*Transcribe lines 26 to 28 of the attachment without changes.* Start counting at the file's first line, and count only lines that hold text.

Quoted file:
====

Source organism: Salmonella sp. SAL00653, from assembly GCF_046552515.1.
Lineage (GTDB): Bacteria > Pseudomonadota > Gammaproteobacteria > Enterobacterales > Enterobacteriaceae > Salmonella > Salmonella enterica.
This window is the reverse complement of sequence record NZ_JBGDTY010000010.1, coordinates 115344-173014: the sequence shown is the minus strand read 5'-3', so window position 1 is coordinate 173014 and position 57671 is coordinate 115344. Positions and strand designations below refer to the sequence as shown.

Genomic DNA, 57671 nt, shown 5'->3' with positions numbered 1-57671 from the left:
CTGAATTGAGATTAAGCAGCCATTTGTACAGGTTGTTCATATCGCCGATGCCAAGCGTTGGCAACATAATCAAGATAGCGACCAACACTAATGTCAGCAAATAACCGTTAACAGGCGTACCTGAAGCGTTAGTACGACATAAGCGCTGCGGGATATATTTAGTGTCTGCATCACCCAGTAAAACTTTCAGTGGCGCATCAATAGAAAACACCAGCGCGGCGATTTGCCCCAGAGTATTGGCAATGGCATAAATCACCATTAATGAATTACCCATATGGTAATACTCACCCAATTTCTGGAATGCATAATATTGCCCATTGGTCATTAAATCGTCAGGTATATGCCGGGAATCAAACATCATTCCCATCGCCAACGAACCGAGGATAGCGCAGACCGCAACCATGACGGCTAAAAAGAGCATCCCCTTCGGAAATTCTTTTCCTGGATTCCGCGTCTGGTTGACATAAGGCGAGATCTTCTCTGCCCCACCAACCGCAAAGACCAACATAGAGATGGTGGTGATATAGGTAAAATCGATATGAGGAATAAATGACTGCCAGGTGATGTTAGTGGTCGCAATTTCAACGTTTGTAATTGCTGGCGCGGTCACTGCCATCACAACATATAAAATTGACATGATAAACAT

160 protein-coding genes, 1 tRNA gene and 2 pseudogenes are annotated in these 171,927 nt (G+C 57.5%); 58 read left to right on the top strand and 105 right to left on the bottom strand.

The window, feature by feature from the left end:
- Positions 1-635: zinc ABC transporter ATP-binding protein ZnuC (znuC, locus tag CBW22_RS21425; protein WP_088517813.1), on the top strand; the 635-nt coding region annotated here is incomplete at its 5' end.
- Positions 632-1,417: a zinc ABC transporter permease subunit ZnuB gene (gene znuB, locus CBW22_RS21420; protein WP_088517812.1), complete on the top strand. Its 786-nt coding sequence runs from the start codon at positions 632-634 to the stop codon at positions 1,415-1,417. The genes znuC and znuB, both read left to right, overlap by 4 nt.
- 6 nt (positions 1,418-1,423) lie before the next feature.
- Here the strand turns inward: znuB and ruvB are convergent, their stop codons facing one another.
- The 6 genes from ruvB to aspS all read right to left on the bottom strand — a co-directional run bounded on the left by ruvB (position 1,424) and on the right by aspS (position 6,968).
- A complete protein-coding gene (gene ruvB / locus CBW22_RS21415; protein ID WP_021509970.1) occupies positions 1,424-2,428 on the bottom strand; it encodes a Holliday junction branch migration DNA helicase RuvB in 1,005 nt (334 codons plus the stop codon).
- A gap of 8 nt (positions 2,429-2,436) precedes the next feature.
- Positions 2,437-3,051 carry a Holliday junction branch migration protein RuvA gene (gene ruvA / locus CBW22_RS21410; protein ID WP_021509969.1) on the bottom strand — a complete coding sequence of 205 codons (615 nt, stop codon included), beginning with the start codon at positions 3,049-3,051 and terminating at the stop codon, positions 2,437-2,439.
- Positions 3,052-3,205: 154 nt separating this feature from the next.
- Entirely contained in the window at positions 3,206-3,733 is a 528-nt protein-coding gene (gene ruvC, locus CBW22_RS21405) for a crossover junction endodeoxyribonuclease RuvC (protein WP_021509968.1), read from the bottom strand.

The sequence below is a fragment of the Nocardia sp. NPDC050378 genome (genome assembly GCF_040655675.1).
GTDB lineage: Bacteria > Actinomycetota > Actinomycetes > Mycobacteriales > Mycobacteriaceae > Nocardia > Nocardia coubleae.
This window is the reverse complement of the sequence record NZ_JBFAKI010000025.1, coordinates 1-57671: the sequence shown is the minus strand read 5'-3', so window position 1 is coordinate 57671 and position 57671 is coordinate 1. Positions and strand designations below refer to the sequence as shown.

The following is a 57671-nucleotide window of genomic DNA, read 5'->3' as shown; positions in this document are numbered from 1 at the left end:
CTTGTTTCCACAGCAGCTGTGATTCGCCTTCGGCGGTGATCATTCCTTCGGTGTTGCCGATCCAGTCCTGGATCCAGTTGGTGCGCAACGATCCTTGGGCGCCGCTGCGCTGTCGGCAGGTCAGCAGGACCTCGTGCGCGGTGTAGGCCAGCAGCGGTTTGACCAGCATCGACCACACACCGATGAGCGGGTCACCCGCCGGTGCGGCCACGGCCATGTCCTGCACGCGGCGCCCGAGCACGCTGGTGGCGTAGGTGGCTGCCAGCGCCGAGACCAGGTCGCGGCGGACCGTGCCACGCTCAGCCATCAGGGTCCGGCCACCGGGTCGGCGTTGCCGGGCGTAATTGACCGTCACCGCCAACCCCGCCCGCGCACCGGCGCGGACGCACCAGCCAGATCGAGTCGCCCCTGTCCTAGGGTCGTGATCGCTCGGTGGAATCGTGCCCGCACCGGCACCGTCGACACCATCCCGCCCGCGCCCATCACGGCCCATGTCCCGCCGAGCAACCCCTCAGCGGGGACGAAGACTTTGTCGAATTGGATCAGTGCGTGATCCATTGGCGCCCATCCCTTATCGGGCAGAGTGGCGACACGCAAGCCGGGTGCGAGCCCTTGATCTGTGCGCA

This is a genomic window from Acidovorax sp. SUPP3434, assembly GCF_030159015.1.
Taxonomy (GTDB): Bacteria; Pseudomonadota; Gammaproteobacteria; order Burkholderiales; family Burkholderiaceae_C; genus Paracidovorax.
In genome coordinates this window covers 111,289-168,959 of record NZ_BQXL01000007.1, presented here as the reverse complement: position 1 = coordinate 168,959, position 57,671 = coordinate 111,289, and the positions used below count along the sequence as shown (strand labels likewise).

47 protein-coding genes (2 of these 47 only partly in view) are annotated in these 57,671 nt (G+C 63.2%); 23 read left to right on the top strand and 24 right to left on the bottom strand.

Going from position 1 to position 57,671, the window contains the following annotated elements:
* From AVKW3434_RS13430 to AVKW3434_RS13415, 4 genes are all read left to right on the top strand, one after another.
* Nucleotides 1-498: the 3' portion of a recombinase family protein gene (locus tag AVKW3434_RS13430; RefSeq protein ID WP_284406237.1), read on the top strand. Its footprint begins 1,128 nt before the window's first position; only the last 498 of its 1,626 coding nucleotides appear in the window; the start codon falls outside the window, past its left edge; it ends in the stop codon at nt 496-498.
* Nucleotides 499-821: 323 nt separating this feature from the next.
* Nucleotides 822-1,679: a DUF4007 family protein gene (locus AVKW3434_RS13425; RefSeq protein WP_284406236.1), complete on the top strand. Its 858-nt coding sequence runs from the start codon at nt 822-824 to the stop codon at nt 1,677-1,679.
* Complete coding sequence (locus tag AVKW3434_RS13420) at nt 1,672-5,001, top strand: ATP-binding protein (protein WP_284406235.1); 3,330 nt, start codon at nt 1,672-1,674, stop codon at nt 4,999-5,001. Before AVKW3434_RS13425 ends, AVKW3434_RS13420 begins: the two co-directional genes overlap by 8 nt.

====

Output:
47 protein-coding genes (2 of these 47 only partly in view) are annotated in these 57,671 nt (G+C 63.2%); 23 read left to right on the top strand and 24 right to left on the bottom strand.

Going from position 1 to position 57,671, the window contains the following annotated elements:
* From AVKW3434_RS13430 to AVKW3434_RS13415, 4 genes are all read left to right on the top strand, one after another.